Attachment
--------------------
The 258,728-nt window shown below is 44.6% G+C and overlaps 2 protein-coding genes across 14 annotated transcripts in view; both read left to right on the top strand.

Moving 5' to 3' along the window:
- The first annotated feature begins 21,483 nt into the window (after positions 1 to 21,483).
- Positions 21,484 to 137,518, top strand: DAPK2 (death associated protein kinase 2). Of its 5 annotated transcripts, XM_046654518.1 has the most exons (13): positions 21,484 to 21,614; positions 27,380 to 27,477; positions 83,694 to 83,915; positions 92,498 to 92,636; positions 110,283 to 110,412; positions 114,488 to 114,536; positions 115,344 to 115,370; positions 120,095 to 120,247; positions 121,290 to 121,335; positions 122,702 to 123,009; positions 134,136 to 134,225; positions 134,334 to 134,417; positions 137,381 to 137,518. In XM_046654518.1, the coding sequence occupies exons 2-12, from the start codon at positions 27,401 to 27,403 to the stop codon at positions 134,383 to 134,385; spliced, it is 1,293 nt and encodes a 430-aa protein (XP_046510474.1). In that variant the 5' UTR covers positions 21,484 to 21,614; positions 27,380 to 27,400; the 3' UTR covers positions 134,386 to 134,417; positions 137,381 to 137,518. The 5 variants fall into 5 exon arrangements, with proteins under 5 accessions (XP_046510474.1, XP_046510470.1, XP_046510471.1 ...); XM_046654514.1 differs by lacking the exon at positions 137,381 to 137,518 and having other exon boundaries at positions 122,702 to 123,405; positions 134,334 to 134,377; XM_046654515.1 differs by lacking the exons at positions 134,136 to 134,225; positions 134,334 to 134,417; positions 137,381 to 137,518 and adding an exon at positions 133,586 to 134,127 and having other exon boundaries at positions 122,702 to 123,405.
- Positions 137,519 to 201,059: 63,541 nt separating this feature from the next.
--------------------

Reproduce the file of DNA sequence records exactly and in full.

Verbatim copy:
The 258,728-nt window shown below is 44.6% G+C and overlaps 2 protein-coding genes across 14 annotated transcripts in view; both read left to right on the top strand.

Moving 5' to 3' along the window:
- The first annotated feature begins 21,483 nt into the window (after positions 1 to 21,483).
- Positions 21,484 to 137,518, top strand: DAPK2 (death associated protein kinase 2). Of its 5 annotated transcripts, XM_046654518.1 has the most exons (13): positions 21,484 to 21,614; positions 27,380 to 27,477; positions 83,694 to 83,915; positions 92,498 to 92,636; positions 110,283 to 110,412; positions 114,488 to 114,536; positions 115,344 to 115,370; positions 120,095 to 120,247; positions 121,290 to 121,335; positions 122,702 to 123,009; positions 134,136 to 134,225; positions 134,334 to 134,417; positions 137,381 to 137,518. In XM_046654518.1, the coding sequence occupies exons 2-12, from the start codon at positions 27,401 to 27,403 to the stop codon at positions 134,383 to 134,385; spliced, it is 1,293 nt and encodes a 430-aa protein (XP_046510474.1). In that variant the 5' UTR covers positions 21,484 to 21,614; positions 27,380 to 27,400; the 3' UTR covers positions 134,386 to 134,417; positions 137,381 to 137,518. The 5 variants fall into 5 exon arrangements, with proteins under 5 accessions (XP_046510474.1, XP_046510470.1, XP_046510471.1 ...); XM_046654514.1 differs by lacking the exon at positions 137,381 to 137,518 and having other exon boundaries at positions 122,702 to 123,405; positions 134,334 to 134,377; XM_046654515.1 differs by lacking the exons at positions 134,136 to 134,225; positions 134,334 to 134,417; positions 137,381 to 137,518 and adding an exon at positions 133,586 to 134,127 and having other exon boundaries at positions 122,702 to 123,405.
- Positions 137,519 to 201,059: 63,541 nt separating this feature from the next.